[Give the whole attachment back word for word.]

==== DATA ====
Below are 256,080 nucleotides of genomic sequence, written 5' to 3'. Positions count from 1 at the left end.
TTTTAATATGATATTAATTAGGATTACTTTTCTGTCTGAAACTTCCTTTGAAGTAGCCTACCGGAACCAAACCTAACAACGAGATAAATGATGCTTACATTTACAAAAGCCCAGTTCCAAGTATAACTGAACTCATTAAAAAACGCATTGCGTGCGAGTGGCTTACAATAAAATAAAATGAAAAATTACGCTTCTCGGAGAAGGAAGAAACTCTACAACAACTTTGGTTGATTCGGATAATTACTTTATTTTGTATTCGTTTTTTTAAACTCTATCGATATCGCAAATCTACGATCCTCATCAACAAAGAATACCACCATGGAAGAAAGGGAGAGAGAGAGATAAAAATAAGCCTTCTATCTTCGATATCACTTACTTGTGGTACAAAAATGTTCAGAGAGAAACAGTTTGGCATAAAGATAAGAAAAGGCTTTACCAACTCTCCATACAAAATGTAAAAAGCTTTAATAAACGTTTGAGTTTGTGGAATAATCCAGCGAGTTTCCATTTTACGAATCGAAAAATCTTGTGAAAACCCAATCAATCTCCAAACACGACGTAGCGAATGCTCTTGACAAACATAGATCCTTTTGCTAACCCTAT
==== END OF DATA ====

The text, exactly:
Below are 256,080 nucleotides of genomic sequence, written 5' to 3'. Positions count from 1 at the left end.
TTTTAATATGATATTAATTAGGATTACTTTTCTGTCTGAAACTTCCTTTGAAGTAGCCTACCGGAACCAAACCTAACAACGAGATAAATGATGCTTACATTTACAAAAGCCCAGTTCCAAGTATAACTGAACTCATTAAAAAACGCATTGCGTGCGAGTGGCTTACAATAAAATAAAATGAAAAATTACGCTTCTCGGAGAAGGAAGAAACTCTACAACAACTTTGGTTGATTCGGATAATTACTTTATTTTGTATTCGTTTTTTTAAACTCTATCGATATCGCAAATCTACGATCCTCATCAACAAAGAATACCACCATGGAAGAAAGGGAGAGAGAGAGATAAAAATAAGCCTTCTATCTTCGATATCACTTACTTGTGGTACAAAAATGTTCAGAGAGAAACAGTTTGGCATAAAGATAAGAAAAGGCTTTACCAACTCTCCATACAAAATGTAAAAAGCTTTAATAAACGTTTGAGTTTGTGGAATAATCCAGCGAGTTTCCATTTTACGAATCGAAAAATCTTGTGAAAACCCAATCAATCTCCAAACACGACGTAGCGAATGCTCTTGACAAACATAGATCCTTTTGCTAACCCTAT